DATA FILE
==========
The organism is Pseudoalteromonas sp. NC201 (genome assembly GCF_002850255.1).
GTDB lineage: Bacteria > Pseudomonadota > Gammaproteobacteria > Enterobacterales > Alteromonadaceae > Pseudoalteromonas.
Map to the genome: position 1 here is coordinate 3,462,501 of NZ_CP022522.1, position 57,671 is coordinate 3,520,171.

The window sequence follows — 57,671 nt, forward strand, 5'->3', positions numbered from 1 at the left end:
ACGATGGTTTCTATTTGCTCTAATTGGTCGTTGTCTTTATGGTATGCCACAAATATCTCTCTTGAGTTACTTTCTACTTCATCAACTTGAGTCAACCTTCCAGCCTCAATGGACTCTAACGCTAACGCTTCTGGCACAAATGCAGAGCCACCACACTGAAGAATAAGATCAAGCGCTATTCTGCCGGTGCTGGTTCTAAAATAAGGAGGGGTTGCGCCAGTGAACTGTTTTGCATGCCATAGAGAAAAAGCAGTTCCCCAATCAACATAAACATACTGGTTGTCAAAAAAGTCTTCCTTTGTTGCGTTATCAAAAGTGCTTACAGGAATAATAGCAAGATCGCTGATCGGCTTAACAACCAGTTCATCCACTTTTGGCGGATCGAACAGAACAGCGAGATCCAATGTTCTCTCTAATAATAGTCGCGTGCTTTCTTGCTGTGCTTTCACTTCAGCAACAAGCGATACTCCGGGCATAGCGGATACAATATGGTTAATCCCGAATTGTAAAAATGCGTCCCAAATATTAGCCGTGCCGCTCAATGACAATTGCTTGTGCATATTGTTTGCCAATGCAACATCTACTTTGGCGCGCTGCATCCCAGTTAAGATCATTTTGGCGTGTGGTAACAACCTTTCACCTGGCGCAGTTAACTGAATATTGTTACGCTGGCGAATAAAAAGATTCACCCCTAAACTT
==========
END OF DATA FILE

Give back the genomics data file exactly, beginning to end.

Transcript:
The organism is Pseudoalteromonas sp. NC201 (genome assembly GCF_002850255.1).
GTDB lineage: Bacteria > Pseudomonadota > Gammaproteobacteria > Enterobacterales > Alteromonadaceae > Pseudoalteromonas.
Map to the genome: position 1 here is coordinate 3,462,501 of NZ_CP022522.1, position 57,671 is coordinate 3,520,171.

The window sequence follows — 57,671 nt, forward strand, 5'->3', positions numbered from 1 at the left end:
ACGATGGTTTCTATTTGCTCTAATTGGTCGTTGTCTTTATGGTATGCCACAAATATCTCTCTTGAGTTACTTTCTACTTCATCAACTTGAGTCAACCTTCCAGCCTCAATGGACTCTAACGCTAACGCTTCTGGCACAAATGCAGAGCCACCACACTGAAGAATAAGATCAAGCGCTATTCTGCCGGTGCTGGTTCTAAAATAAGGAGGGGTTGCGCCAGTGAACTGTTTTGCATGCCATAGAGAAAAAGCAGTTCCCCAATCAACATAAACATACTGGTTGTCAAAAAAGTCTTCCTTTGTTGCGTTATCAAAAGTGCTTACAGGAATAATAGCAAGATCGCTGATCGGCTTAACAACCAGTTCATCCACTTTTGGCGGATCGAACAGAACAGCGAGATCCAATGTTCTCTCTAATAATAGTCGCGTGCTTTCTTGCTGTGCTTTCACTTCAGCAACAAGCGATACTCCGGGCATAGCGGATACAATATGGTTAATCCCGAATTGTAAAAATGCGTCCCAAATATTAGCCGTGCCGCTCAATGACAATTGCTTGTGCATATTGTTTGCCAATGCAACATCTACTTTGGCGCGCTGCATCCCAGTTAAGATCATTTTGGCGTGTGGTAACAACCTTTCACCTGGCGCAGTTAACTGAATATTGTTACGCTGGCGAATAAAAAGATTCACCCCTAAACTT